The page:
Some parts, including most of the paint, were missing but, using his experience as a Marine engineer, he manufactured and adapted components to fit and got the boat ready for the water. Two months later he was ready for testing and took the boat to a quiet loch in Scotland for his first run. "I fired it up and my wife Carol cast off and pushed out the bow so that it pointed down the loch. I engaged the clutch and it immediately accelerated to 8 mph, then to 12 mph, but no more, even at full throttle. Everything I knew about engines was going through my mind as I turned back to the jetty."

He swapped spark plug leads, checked the exhaust cooling water supply -maybe the engine was filling up with water? - took her out on a number of further trials and at last discovered that the rear of the exhaust manifold was cold: a butterfly valve on one of the carburettors was not working. “The screw that held the linkage together was loose; half a turn and off we went: 33 mph, with the wonderful feeling at last, twenty five years after seeing the first one, I had got the boat that I wanted.”

Most bystanders thought that Alan's boat was a four seater Albatross but some recognised it as a Simmonds. "They were mostly forty to fifty year old water skiiers who had learned to ski behind one and said that they were damned good boats. During that weekend at Loch Kindar, Dumfries and Galloway, the Simmonds Ski-Boat attracted a lot of attention and Alan concedes "some were attracted by the sound."

Alan's boat is number 539. She used to belong to Ullswater Ski Cub and, just by the wear on the ski hitch, would appear to have worked hard. Alan believes that she was probably amongst the last of the Ski-Boats to have been built.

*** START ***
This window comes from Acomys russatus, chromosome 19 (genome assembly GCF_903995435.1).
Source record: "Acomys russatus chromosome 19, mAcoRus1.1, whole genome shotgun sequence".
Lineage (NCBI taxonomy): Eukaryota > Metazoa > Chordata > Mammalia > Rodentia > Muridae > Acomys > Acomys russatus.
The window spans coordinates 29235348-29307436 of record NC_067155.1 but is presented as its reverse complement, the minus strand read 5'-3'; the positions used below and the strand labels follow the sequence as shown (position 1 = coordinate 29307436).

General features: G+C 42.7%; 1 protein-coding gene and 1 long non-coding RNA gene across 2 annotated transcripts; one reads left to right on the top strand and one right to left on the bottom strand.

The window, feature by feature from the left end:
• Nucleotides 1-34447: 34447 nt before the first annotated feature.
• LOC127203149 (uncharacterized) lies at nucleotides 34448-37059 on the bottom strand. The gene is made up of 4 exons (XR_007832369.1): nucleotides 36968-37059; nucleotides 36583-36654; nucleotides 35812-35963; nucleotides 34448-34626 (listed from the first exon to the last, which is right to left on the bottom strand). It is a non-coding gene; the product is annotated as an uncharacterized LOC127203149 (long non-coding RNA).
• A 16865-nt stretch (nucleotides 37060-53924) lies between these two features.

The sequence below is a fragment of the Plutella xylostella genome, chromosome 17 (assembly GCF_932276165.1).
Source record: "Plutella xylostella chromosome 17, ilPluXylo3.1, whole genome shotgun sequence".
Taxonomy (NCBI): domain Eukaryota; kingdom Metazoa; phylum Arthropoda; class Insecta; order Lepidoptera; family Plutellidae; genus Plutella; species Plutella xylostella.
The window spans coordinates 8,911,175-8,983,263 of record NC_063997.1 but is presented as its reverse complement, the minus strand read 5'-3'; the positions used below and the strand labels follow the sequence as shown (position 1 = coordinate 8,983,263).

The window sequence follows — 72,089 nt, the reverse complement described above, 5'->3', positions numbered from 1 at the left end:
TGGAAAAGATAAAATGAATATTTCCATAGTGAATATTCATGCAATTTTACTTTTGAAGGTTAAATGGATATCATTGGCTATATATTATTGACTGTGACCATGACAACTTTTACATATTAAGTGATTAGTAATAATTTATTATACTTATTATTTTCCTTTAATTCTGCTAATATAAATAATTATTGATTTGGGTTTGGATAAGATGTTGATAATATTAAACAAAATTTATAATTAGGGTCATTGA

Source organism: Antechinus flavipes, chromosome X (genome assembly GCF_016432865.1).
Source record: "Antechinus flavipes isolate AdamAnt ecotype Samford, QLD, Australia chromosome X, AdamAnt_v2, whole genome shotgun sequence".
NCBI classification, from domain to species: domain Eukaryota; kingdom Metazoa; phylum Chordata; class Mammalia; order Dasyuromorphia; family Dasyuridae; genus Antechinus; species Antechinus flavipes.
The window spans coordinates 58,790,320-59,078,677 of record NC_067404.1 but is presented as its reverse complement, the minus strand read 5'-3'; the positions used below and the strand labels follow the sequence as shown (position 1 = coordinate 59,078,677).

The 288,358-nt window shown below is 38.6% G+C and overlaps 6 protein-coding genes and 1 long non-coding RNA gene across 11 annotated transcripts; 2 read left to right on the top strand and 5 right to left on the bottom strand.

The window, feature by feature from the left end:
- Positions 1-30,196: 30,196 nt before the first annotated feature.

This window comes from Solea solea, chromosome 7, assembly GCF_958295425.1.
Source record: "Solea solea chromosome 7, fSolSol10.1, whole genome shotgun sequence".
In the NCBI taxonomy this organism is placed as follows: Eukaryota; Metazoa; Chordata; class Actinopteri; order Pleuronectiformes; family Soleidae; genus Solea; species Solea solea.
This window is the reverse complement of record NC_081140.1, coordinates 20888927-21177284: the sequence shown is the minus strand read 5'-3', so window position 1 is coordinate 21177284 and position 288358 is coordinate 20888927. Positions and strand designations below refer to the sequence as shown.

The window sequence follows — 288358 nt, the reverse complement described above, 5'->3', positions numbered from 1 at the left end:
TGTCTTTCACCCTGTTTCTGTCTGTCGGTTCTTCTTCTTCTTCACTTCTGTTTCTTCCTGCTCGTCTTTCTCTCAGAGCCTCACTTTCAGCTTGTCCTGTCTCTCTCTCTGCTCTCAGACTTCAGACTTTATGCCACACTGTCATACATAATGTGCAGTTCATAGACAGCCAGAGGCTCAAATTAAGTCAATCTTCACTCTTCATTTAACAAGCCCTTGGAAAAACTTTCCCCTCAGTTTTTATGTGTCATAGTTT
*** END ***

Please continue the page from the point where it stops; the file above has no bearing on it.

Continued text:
There would appear to be few Simmonds Ski-Boats still surviving and, during his search for authentic parts, Alan Fawcus is compiling a record of those that he located He is restoring his own boat to its original specification, even down to the correct paint colours with the help of International Paints who have historical records. The engine cover, which had a hole cut into it to allow the fitting of a non-standard 2"(50mm) SU carburettor at some point in the boat's history, is also being restored. This job is being undertaken by panel beater, Paul Vevers who, as an apprentice was sent to Coniston Water, Cumbria to repair one Bluebird’s pontoons after Dr Donald Campbell had hit the dock.

Alan Fawcus is lucky in that his boat was still sitting on its original 'Simmonds Keel Locating Trailer' which, according to the manufacturer, was "available for high speed trailing" and would "greatly enhance the pleasure to be obtained from these boats. Launching and hauling can be a very easy operation as the self-locating arrangements make it possible to position the boat without risk of damage or additional help."

It seems that Donald Simmonds had thought of everything, he designed and built the boats, marinised the engines that powered them, designed and made the 11" diameter by 9" pitch propellers (2 mm 229 mm) that drove them through the water, designed the trailers so that one man could get the boat to and from the water and he relished driving them himself.

With the advent of GRP, the days of rivetted aluminium for speed and construction were numbered and today they represent a small part of marine history but, unlike their modern day successors, they are truly characteristic of British post-war motor boating, and the Simmonds Ski-Boat, perhaps, the quintessential example.

With thanks to Rob Maynard and Classic Boat magazine